For artist Kyong Boon Oh, each of her artworks represents her journey of life, walking one step at a time. Life is a pilgrimage. Transcendent end is hidden in our own depths, waiting for the chance to occupy a conscious moment. She tries to be in the moment through putting herself in the position of labour-intensive repetition in a very slow and meditative manner. This process clarifies her mind and releases her from the ambiguity of life. For Kyong, this sculpture is like a newly-discovered road, which is intertwined in complexity, but in order.

Mindfulness Sherrye

Flowers have been known to have a positive effect on the brain. They elevate mood, reduce stress and even help people heal faster through their colour and symbolism. Janice’s inspiration for this piece comes from a friend who had a serious brain injury due to a car accident. Her friend has made significant improvements over the past 10 years through her involvement with mindfulness and nature. Janice has also witnessed several relatives and close friends become afflicted by brain disorders, spurring her desire to get involved in the Brain Project.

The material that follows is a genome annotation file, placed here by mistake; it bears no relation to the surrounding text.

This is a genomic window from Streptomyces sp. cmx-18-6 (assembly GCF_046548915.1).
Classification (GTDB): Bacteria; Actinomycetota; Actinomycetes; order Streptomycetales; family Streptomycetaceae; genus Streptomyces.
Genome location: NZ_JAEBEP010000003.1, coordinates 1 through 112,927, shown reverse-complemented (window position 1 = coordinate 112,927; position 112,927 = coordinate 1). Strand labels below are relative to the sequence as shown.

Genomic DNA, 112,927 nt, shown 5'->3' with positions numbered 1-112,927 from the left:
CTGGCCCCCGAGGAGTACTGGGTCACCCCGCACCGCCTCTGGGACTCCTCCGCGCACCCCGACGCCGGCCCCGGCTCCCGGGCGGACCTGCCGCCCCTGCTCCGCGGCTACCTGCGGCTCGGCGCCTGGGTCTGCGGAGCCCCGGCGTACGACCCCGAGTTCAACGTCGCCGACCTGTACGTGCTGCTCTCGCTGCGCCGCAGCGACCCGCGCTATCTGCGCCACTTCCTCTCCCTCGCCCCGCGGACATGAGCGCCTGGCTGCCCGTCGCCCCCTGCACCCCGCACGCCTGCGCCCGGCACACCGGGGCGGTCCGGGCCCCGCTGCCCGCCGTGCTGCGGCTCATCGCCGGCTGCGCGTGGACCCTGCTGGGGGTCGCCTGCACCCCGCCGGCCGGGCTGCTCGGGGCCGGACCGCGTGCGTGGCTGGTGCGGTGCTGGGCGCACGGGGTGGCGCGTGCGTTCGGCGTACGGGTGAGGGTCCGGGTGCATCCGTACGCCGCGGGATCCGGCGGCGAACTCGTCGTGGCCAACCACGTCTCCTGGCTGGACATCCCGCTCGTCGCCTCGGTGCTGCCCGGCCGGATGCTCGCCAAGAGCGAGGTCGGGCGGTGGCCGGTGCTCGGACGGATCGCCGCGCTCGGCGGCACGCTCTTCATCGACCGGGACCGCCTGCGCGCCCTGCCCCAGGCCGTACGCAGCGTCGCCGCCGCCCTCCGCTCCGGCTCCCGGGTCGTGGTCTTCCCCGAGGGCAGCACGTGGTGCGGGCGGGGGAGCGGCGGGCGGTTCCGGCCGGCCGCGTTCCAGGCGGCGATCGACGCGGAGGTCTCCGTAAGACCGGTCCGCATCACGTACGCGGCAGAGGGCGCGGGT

Distillery ?

Brookfield Place

The Routine Ride

For many Torontonians, streetcars represent a part of their daily routine. They are a unique aspect of Toronto’s transportation system and are familiar to everyone in the city. Visually, they are a powerful symbol of how it becomes second nature for people to move around in big cities without thinking about it. Our commute is an example of something that becomes embedded in the subconscious of city dwellers and will not be easily erased from our memory.